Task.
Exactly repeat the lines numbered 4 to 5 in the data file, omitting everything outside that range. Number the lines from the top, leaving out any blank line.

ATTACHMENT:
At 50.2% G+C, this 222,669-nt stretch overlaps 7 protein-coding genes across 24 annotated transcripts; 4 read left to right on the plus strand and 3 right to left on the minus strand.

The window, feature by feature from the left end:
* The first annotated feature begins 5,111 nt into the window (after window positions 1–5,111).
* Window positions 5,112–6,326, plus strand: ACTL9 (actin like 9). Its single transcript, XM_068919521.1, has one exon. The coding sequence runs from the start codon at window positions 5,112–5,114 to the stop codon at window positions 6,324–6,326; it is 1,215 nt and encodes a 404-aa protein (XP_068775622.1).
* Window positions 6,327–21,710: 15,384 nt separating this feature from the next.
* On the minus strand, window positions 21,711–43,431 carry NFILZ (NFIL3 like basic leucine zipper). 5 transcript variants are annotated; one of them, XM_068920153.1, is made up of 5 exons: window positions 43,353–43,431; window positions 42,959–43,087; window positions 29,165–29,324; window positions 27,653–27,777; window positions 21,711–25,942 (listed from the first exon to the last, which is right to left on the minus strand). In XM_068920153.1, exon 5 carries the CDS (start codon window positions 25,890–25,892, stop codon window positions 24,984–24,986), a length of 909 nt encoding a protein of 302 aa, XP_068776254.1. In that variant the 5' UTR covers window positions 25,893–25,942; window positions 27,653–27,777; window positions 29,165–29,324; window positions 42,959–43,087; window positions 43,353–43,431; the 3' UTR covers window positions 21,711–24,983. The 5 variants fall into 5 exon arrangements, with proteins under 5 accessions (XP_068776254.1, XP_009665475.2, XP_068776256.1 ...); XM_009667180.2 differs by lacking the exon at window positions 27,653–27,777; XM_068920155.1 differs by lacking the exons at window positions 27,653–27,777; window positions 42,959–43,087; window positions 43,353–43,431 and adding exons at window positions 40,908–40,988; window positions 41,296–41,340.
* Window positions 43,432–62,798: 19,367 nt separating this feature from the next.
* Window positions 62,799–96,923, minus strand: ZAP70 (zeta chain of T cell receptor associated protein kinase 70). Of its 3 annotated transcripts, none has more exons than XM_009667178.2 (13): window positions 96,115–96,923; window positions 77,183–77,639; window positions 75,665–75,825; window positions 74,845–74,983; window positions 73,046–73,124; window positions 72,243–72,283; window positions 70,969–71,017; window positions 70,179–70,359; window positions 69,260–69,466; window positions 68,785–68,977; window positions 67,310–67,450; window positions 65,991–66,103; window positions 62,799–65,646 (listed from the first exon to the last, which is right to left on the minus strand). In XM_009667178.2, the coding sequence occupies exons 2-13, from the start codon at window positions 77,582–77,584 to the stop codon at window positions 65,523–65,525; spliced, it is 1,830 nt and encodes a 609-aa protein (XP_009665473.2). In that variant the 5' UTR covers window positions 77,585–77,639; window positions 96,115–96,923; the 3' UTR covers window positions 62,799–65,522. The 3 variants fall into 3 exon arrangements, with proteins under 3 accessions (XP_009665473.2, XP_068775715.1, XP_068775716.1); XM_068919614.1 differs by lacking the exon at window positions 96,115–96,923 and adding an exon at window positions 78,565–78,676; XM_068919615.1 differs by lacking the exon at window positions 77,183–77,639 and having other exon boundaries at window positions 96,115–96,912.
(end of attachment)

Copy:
* Window positions 5,112–6,326, plus strand: ACTL9 (actin like 9). Its single transcript, XM_068919521.1, has one exon. The coding sequence runs from the start codon at window positions 5,112–5,114 to the stop codon at window positions 6,324–6,326; it is 1,215 nt and encodes a 404-aa protein (XP_068775622.1).
* Window positions 6,327–21,710: 15,384 nt separating this feature from the next.